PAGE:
At Fig. 2 the vertical vibration of the feeding-dog is indicated by the dotted lines, and it will be seen at said view that the casing 57 is cut away to permit this action.
The pinion 50 is held normally in engagement with the rack by means of a spring 73, Figs. 3 and 4, which at one end is attached to the general bracket and at the other end to an arm 74, projecting downwardly from the crank-arm 52. By reason of this construction the carriage may be moved backward or from left to right for the beginning of a new line, the vibrating pinion-teeth simply bobbing in and out of the notches of the feedrack as long as the backward movement of the carriage is continued; but the instant this movement ceases the pinion reengages the feed rack,and thus prevents the carriage from moving forward under the influence of the spring-drum, the said pinion being prevented from rotating by reason of its teeth intermeshing with the teeth of the pinion 55, which at this time is held stationary by the ratchetwheel and its associated dog 56. During the return movement of the carriage and while the pinion 50 is bobbing or trailing over the teeth of the feed-rack the pinion 55 is pre- IIO vented from turning backwardly, and hence also moving the ratchet-wheel in the same direction by means of a dog 75, which is pivoted at .76 in the general bracket.
In order to permit the carriage to move quickly independently of the actuating or printing keys in either direction, I have provided a release-key mechanism constructed and operating as follows: On the pivot 7 6 is also mounted an arm 77, whose inner free end underlies an arm or projection 78, integral with the crank 52 and arranged on the opposite side of the pivot thereof. When this arm 77 is elevated, the crank-arm 52 and its pinion 50 are caused to descend through the lifting of the arm or projection 78, and hence the escapement mechanism is separated or the feed-rack released from the pinion, thus leaving the carriage free to be moved rapidly in either direction by the spring-power toward the left or by the hand toward the right. When said lever 77 is permitted to descend, the spring 78 acts to return the pinion 50 into engagement with the feed-rack. The crank 52 and the lifting-arm 78 may be said to constitute a lever of the first order, having its fulcrum or pivot on the shaft 53. The arm 77 is lifted by a lever 79, having a hook 80, upon which said arm rests, the lever being pivoted at 81, Figs. 1 and 2, and vibrating vertically at right angles to the vertical vibration of the arm 77. The free end 82 of said lever 79 rests upon a plate or bar 83, which extends the full length of the paper-carriage and is horizontally pivoted at 84 thereto, so that it may rock or swing in a vertical plane. Underneath said rocker-bar at its left-hand end extends the free rearmost end of a lever 85, Figs. 5 and 10, which is pivoted at 86 to the side bar of the carriage and which is provided at its outermost end with afinger-piece 87,said lever constituting a release-key.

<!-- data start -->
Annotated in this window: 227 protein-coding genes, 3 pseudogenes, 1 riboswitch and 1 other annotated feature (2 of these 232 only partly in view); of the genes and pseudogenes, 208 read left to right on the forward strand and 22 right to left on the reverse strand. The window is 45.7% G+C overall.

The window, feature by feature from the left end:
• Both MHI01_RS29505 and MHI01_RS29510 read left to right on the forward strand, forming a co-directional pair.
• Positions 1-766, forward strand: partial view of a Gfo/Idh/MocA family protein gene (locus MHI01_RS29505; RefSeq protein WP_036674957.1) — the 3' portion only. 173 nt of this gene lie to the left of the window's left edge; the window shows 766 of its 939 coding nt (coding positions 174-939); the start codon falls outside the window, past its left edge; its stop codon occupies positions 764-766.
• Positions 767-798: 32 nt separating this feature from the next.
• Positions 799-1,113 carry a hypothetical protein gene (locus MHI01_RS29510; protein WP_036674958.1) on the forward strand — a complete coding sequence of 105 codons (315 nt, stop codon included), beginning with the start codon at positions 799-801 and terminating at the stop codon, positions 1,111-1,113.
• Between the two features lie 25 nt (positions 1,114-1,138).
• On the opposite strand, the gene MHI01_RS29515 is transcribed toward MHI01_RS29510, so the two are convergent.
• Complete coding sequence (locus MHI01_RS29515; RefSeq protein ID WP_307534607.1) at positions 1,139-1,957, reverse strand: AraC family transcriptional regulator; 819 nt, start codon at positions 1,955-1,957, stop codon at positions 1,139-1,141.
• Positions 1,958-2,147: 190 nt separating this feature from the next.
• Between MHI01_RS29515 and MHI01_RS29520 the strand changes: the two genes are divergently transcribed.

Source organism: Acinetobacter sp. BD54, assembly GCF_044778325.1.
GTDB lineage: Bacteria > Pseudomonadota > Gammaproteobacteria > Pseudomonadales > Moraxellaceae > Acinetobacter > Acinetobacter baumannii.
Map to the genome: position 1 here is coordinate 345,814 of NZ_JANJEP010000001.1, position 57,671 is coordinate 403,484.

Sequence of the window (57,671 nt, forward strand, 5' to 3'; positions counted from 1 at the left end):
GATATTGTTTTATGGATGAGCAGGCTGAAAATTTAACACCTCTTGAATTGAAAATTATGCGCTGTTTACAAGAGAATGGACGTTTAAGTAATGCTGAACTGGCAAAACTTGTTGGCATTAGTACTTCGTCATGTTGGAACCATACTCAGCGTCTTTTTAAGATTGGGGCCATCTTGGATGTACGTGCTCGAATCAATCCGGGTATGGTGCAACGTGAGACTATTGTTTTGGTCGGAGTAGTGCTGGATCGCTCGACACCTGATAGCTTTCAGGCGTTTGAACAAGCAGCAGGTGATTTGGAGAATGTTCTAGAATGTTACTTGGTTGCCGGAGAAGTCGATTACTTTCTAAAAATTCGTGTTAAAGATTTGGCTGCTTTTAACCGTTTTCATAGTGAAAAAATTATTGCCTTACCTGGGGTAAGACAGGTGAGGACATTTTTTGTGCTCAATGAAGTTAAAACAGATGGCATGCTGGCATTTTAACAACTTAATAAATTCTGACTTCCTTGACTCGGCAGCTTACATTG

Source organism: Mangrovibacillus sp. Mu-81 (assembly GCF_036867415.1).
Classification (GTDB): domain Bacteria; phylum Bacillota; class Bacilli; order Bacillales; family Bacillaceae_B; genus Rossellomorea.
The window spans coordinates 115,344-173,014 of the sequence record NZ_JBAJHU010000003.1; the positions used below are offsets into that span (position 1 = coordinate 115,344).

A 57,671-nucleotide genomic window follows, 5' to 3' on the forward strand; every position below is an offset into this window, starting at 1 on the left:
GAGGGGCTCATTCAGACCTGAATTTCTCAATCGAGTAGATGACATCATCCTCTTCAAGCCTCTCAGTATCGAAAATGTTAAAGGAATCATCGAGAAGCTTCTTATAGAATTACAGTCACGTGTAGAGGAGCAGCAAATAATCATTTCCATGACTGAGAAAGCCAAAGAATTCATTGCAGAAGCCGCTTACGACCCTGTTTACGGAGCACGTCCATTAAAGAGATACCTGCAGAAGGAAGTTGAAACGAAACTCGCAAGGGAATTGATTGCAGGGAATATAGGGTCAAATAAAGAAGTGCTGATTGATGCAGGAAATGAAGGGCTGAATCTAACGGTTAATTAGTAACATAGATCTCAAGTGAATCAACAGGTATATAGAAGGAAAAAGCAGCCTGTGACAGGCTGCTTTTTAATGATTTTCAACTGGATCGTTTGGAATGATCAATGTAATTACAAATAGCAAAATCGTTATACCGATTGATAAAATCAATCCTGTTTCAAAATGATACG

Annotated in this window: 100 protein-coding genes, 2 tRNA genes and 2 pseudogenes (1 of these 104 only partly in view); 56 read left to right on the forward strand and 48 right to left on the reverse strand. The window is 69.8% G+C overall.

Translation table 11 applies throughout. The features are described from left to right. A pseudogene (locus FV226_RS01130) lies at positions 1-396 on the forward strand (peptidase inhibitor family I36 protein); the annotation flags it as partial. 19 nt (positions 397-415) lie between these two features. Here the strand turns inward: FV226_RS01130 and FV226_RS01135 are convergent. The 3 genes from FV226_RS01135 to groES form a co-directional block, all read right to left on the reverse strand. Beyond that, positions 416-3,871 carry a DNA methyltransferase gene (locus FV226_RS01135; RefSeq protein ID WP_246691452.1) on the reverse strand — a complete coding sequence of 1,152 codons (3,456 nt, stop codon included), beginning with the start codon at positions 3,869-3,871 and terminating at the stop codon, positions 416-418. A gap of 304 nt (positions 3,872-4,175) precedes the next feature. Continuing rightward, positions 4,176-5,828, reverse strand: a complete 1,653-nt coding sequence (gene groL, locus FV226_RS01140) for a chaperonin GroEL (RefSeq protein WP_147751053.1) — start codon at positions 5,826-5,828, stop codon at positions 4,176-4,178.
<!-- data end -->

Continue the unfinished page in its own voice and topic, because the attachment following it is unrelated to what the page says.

lVhen the finger-piece of the release-key is pressed downward, as shown by the dotted lines at Fig. 10, the rocker-bar 83 is thrown upward and in turn causes the lever 79 to swing upward about its pivot and through the hook to effect a vibration of the arm 77 about its pivot, which movement of said arm, as above explained, operates through the arms 78 and 52 to throw the pinion 50'down out of engagement with the feed-rack, and as long as the finger-piece is thus held pressed down is secured to the lower end of said shaft 88.
This hook is adapted to engage a hook or projection 91 011 the bracket 68, attached to the universal bar, when said shaft is oscillated and by such engagement to effect the locking of said universal bar and of the escapement mechanism and of the type movement or printing mechanism, to which it is connected. The said hook 90 stands normally out of the path of movement of the projection 91; but when said stem is oscillated the hook is moved over into the path of said projection and operates to lock it, with the result that so long as these two devices are in engagement it is impossible to either feed the paper-carriage or to effect an impression upon the paper by the types.